As we prepare for the 2012 postseason, it's time to think back to some of the greatest World Series in baseball history.
As a New York Yankees fan, I consider the 1996 Fall Classic my favorite. The Yankees came back from a 2-0 series deficit to win four straight and beat the Atlanta Braves.
Games 1, 2, and 3
Atlanta had its way with the Yankees in taking Game 1 and Game 2 by scores of 12-1 and 4-0, respectively, at Yankee Stadium. A Braves sweep or a five-game Series win looked imminent as they went to Atlanta. The Yankees had to climb back against Tom Glavine, Denny Neagle, John Smoltz, and Greg Maddux. They roared back to win Game 3 5-2, thanks in part to Bernie Williams' eighth-inning two-run shot to put the game away.
Game 4 -- Series turning point
Still down 2-1 in the series, the Yankees fell behind 6-0 in Game 4 before making a tremendous comeback. They cut it to 6-3 after six innings. Charlie Hayes led off the top of the eighth with a slow roller that hugged the third base line and stayed fair. That infield hit gave me a sense of hope for a Yankees rally. Later in the inning, a booted ground ball prevented a double play and gave the Yankees an extra out. Braves closer Mark Wohlers could throw 100 miles per hour, but on a 2-2 count to pinch hitter Jim Leyritz, Wholers threw a breaking ball that hung up in the strike zone. Leyritz slapped it over the left field fence for a game-tying three-run shot. The Yankees then scored two in the 10th to win the game and tie the Series 2-2. Momentum had switched to the Yankees with Leyritz's home run.
Games 5 -- Andy Pettitte dominates
In Game 5, Yankees rookie left-hander Andy Pettitte pitched the game of his life, 8 1/3 innings of shutout baseball in 1-0 win. Cecil Fielder drove in the game's only run with a fourth-inning double. The game ended on a terrific running catch by right fielder Paul O'Neill against the wall. If that ball had fallen, two Braves would have scored and given Atlanta a 3-2 edge in the series.
Game 6 clincher
Back in New York, the Yankees scored three runs in the bottom of the third off four-time Cy Young winner Greg Maddux to take a 3-0 lead. The Braves scored single runs in the fourth and ninth, but Yankees closer John Wetteland got Mark Lemke to pop out to third baseman Charlie Hayes in foul ground to end the game and give the Yankees their 23rd World Series championship.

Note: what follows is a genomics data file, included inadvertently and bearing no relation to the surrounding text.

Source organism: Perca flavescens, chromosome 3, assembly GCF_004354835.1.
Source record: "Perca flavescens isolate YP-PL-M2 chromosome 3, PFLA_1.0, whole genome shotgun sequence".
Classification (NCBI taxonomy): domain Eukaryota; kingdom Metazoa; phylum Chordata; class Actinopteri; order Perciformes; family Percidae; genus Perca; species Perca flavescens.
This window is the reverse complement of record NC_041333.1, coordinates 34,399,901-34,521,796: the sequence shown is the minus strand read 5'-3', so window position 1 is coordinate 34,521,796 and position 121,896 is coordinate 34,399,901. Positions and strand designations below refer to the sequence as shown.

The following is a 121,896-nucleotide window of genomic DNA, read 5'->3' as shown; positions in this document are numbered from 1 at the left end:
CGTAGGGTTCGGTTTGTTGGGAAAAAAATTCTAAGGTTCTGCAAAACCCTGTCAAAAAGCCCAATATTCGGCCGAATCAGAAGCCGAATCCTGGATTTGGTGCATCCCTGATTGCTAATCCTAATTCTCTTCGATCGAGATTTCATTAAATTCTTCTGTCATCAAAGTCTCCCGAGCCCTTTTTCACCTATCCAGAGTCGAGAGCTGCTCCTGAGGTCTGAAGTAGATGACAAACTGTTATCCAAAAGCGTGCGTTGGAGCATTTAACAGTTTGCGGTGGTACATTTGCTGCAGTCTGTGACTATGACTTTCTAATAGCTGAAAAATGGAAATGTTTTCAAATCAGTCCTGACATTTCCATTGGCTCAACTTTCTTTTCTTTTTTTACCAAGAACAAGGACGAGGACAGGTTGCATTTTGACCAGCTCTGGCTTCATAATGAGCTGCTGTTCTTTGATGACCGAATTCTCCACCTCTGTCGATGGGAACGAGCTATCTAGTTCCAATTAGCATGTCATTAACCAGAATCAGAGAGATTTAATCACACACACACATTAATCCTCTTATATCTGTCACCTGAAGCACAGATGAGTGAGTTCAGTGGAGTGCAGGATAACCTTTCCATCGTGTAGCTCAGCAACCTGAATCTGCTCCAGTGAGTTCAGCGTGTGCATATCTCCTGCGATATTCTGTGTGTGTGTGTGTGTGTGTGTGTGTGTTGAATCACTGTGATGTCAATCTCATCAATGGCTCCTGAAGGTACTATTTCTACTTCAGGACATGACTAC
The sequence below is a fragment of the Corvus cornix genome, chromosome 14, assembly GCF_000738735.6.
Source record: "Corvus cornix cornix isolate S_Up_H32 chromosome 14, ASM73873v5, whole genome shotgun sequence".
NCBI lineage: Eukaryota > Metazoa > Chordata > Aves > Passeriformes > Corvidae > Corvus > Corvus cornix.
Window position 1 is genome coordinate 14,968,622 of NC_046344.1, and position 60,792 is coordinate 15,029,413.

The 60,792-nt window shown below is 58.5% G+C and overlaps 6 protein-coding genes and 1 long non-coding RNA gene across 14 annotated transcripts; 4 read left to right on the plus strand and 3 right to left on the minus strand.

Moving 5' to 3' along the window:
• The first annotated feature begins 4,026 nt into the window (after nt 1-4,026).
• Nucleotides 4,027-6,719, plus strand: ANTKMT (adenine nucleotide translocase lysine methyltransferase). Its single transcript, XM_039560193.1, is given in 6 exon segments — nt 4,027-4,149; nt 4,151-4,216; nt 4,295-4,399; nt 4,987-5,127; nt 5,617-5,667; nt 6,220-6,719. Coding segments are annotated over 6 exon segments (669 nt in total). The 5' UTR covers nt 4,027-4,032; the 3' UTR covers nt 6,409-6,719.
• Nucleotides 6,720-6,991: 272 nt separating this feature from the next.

Another World Series star
Leyritz hit a dramatic Game 4 home run. Pettitte, Fielder, and O'Neill won Game 5. Wetteland won the Series MVP by saving all four wins. However, one Yankee goes unrecognized but deserves accolades. Lefty reliever Graeme Lloyd pitched in four games, including three of the four victories, winning Game 4 and earning two holds. He pitched three innings without allowing a hit. He came in to get tough left-handed hitters such as Ryan Klesko and Fred McGriff, getting the Yankees out of tough situations. He succeeded three times -- in Games 3, 4, and 6. I still say that Lloyd should have won the Series MVP.
Why this Series stands out
The 1996 World Series stands out for me mainly because my favorite American League team had gone 15 years since its last World Series appearance in 1981, and 18 years since their last win in 1978. Add the 1995 demise that they suffered at the hands of the Seattle Mariners in the ALDS and manager Joe Torre's first World Series as either player or manager, and this one stands out even more.
Other World Series may have had as much excitement or more on the field, but the 1996 World Series is my favorite of all.
Baseball Reference, 1996 World Series, baseball-reference.com
Major League Baseball, 1996 Regular Season Standings, mlb.mlb.com.
Raymond was born in Connecticut into a family spilt between the Red Sox and Yankees. Although he grew up in Florida, Raymond became a Yankees fan. He played baseball through high school and soon after became a varsity coach. Raymond previously produced radio sports talk shows and hosted a weekly MLB radio call-in show. Follow Raymond on Twitter @RayBureau.
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